- Use metaphors, analogies, and experiential exercises to improve clients understanding of self and increase value-based behaviors.
- Implement ACT evidence-based protocols and processes into treatment for specific disorders including depression, anxiety, trauma and the personality disorders.
- Synthesize core ACT interventions, like defusion, mindfulness, acceptance and the observer self, to increase clients value-based behaviors.
- Utilize ACT interventions, like contacting the present moment, to assist with developing observation and awareness skills for your client.
- Explore and integrate the role of self-compassion in the ACT model and utilize exercises to help clients build self-acceptance.
- Establish an effective and valued therapeutic relationship through the use of compassion-focused therapy processes.
- Develop an understanding of the ACT extension models and integrate core ACT techniques to use with trauma, adolescents, groups and couples.
- Incorporate awareness training from the Crosshairs model to help clients with trauma to effectively identify painful thoughts and feelings and determine behaviors as being helpful or unhelpful in an effort to increase valued living.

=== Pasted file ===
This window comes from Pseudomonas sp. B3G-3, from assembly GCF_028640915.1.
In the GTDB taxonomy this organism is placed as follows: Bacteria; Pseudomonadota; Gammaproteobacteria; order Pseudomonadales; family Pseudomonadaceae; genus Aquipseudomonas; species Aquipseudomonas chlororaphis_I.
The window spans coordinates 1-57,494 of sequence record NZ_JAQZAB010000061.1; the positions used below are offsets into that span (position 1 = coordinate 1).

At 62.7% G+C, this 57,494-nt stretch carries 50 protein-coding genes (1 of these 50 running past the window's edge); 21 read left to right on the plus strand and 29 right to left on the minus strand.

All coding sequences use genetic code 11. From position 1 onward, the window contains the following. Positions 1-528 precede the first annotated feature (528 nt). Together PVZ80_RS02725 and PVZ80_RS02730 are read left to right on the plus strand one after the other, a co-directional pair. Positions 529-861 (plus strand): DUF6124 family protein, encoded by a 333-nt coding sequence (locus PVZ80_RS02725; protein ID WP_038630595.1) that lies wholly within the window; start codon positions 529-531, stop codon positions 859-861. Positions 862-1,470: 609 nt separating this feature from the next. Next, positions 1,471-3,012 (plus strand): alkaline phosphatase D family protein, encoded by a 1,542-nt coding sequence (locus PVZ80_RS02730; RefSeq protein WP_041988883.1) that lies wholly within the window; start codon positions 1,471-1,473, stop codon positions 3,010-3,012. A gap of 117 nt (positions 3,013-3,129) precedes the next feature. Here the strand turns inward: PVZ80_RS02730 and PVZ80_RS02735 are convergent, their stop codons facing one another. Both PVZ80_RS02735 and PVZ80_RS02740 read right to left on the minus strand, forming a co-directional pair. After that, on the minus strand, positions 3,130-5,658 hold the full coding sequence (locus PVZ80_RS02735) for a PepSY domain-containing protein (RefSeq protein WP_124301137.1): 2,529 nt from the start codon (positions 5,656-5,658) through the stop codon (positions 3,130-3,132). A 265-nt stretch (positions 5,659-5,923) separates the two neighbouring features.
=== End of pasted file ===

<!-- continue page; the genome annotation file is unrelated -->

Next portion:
- Implement the core skills from the DNA-V youth model, like mindfulness and action, to support personal growth and improve psychological problems in adolescent clients.
- Demonstrate how to implement the choice point skills useful for in-the-moment integration of CBT and ACT to assist clients to respond flexibly to the situations that occur outside of sessions.
- Integrate core self-compassion techniques and awareness training to assist your clients with effective interpersonal functioning and increasing satisfaction in interpersonal relationships.
Master the Core Skills and Competencies of ACT
The ACT Model
Foundations of ACT
- What is Acceptance and Commitment Therapy
- Evolution of Third Wave Behavioral Therapies
- Outcome Studies
- Contextual Behavioral Sciences
- Functional Contextualism
- Relational Frame Theory
- Happiness Trap
- Importance of Understanding for Clinical Practice
Diagnostic Model: Six Core Processes of Psychological Inflexibility
- Experiential Avoidance as the Core Problem
- Creative Hopelessness Exercises
- Assessment Measures
- ACT Clinical Interview
- Inflexahex Diagnostic Model
Treatment Model: Six Core Processes of Psychological Flexibility
- Experiential Avoidance
- Lack of awareness
- Unclear Values
- Unhelpful Behaviors
- Attachment to Conceptualized Self